That is just one example of the interactions that are typical of suspension alignment adjustments. When you make some adjustments, they will affect other adjustments that you don’t want to change. This makes the process of fine tuning your alignment an iterative process. Here is the order of adjustments that will minimize the amount of repetition that you are in for:
- Geometry package, springs, and other configuration options
- Hot tire pressures
- Ride heights
- Ride heights
- Cross weight
- Bump steer
- Zero and attach anti-roll bars
LIVE AXLE ALIGNMENT
Normal live axles are carefully designed and manufactured to locate the differential axis, the axle shafts, and the wheel bearings all on the same centerline. Like many other racing-optimized assemblies, racing axles are different. They do not have to be straight, and there are advantages to a bent axle. It is possible to take advantage of the modest flexibility of the axle shafts, or barrel-shaped splines on their inboard ends, to build an axle with camber, toe, or a combination of both. Either of these angles can improve rear axle grip, but the angles are set when the axle is manufactured and they are very expensive to change. A car that competes on courses with tight corners will benefit more from rear toe in than negative camber. Conversely, a car that competes on tracks with large corners will benefit more from negative camber. The sidebar explains why these choices are preferable.
THE DEVELOPMENT PROCESS
There are two keys to getting the most from your alignment development process. The first is being systematic. Start by writing down every detail of your current setup. Only make one change at a time, and then write down the result of that change. Make your next change based on carefully reasoned logic and a review of your post-session notes for your last few outings. The other key to a successful development process is making one handling adjustment every time the car comes to a stop, without exception. That makes every outing a step in your car’s development process. Track time is expensive, so you might as well learn something from every opportunity you get. Optimizing a race car is a long process, and it is one of the most important competitive elements of racing. If you do a better job of developing your car than your competitors, they will end up behind you on the track.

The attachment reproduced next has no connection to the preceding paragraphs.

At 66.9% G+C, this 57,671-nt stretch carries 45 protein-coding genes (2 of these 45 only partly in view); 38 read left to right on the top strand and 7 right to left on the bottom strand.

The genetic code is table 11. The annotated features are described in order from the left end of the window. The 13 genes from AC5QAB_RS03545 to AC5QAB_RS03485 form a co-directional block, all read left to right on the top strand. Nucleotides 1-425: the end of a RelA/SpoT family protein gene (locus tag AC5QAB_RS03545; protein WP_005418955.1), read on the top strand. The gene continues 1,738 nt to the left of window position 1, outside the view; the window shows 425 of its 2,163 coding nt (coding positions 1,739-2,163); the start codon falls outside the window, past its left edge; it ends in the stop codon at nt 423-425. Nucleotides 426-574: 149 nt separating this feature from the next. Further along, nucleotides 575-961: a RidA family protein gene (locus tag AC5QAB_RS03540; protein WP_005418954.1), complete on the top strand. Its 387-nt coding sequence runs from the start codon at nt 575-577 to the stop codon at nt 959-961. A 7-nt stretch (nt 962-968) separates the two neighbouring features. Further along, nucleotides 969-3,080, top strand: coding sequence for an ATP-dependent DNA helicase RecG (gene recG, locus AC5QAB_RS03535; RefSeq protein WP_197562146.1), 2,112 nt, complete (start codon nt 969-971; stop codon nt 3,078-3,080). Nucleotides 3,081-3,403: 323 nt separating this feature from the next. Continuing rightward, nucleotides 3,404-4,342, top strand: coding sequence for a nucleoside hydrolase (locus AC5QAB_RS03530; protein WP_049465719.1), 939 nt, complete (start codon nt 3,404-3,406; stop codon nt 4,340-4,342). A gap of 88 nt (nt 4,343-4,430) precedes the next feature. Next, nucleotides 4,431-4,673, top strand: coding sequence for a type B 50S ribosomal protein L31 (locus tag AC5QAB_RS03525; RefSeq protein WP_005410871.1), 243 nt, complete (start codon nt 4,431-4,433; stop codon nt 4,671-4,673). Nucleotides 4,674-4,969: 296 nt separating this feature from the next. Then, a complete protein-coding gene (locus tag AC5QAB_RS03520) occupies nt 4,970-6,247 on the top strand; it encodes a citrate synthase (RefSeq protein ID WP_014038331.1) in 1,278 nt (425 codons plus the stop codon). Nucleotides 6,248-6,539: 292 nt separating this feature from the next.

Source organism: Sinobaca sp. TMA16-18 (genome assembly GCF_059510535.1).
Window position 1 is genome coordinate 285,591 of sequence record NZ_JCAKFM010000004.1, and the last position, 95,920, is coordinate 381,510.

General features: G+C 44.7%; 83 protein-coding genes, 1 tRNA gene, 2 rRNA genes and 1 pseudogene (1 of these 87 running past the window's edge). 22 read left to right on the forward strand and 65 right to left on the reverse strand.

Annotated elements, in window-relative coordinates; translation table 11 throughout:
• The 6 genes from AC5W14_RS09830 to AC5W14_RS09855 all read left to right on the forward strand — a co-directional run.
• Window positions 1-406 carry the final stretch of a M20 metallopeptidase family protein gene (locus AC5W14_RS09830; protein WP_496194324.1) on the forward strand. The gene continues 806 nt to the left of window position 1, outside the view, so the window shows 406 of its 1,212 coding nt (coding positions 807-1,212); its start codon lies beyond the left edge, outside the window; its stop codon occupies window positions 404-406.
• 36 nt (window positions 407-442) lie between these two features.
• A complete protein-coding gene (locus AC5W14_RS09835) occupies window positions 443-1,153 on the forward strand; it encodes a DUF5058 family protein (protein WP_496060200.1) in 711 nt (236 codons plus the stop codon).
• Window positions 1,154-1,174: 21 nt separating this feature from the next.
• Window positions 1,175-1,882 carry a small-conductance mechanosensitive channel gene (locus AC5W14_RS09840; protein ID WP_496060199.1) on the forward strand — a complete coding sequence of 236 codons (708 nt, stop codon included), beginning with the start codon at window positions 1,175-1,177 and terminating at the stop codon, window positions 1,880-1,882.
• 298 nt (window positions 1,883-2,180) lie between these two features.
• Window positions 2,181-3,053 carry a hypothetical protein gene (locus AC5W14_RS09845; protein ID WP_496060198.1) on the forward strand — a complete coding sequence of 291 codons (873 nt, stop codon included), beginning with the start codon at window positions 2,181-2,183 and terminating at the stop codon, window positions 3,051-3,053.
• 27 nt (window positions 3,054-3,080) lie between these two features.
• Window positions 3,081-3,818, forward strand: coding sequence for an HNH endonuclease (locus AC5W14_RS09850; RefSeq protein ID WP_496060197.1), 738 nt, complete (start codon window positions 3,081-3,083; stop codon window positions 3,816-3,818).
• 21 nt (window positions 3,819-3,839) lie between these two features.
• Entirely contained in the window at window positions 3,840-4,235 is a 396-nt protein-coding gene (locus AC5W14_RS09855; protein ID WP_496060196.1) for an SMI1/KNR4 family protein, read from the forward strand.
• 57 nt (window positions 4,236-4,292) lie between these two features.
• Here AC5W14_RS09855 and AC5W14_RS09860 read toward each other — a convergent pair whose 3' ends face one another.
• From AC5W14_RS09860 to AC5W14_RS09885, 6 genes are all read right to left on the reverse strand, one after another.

All the back issues of Speed News are freely available from the NASA website, so detailed articles on many suspension related topics are just a click or two away. That is a great compilation of racing knowledge, and each article covers one element of the racing suspension development challenge. For example, “Damper Tuning” is in the September 2013 issue. “Weight Matters” in the August 2012 issue of Speed News shows you how to make a wheel scale and setup pad on a shoestring budget. It also shows a cheap and simple toe string system so that you can measure toe settings. That will let you make adjustments or repairs at the track with confidence. A much more thorough compilation of motorsports engineering and tuning advice is in my book, called Think Fast – The Racer’s Why-To Guide to Winning.
Developing the suspension alignment of a race car involves a lot of wrench time, precise measurements, sound logic, thorough and precise documentation of your adjustments, and a constant focus on learning from the messages your tires are sending to you. This focus enables you to implement a hugely important principle: Don’t guess when you can know. After you have homed in on the optimum alignment adjustments, your tires will be happier, and so will you.
TURN RADIUS EFFECTS ON TOE SETTINGS
Have you ever wondered why competitive racing suspension alignment has front toe out and rear toe in? This is a result of two effects. The first is a simple consequence of geometry. That each tire is in a different place relative to the turn center produces a slip angle on each inboard tire that is different from the outboard tire on that axle. The second effect is camber thrust. When a tire rolls with a camber angle and a load on it, the tire produces a lateral force toward the direction that the tire is cambered. A pair of tires on a front or rear axle with negative camber has effective toe in because of camber thrust. Static toe out reduces this effective toe in, while static toe in increases it.
Dynamic toe-in is defined as the inside tire slip angle being smaller than the outside tire slip angle. Conversely, dynamic toe-out is defined as the inside tire slip angle being larger than the outside tire slip angle. The usual static front toe-out and rear toe-in settings shift the dynamic slip angles closer to being equal, which produces more cornering grip.
The dynamic toe angles change with the turn radius, steering angle, Ackermann percentage, slip angles, camber thrust and cornering balance. This illustration shows the effect of varying the turn radius, with all other variables held constant.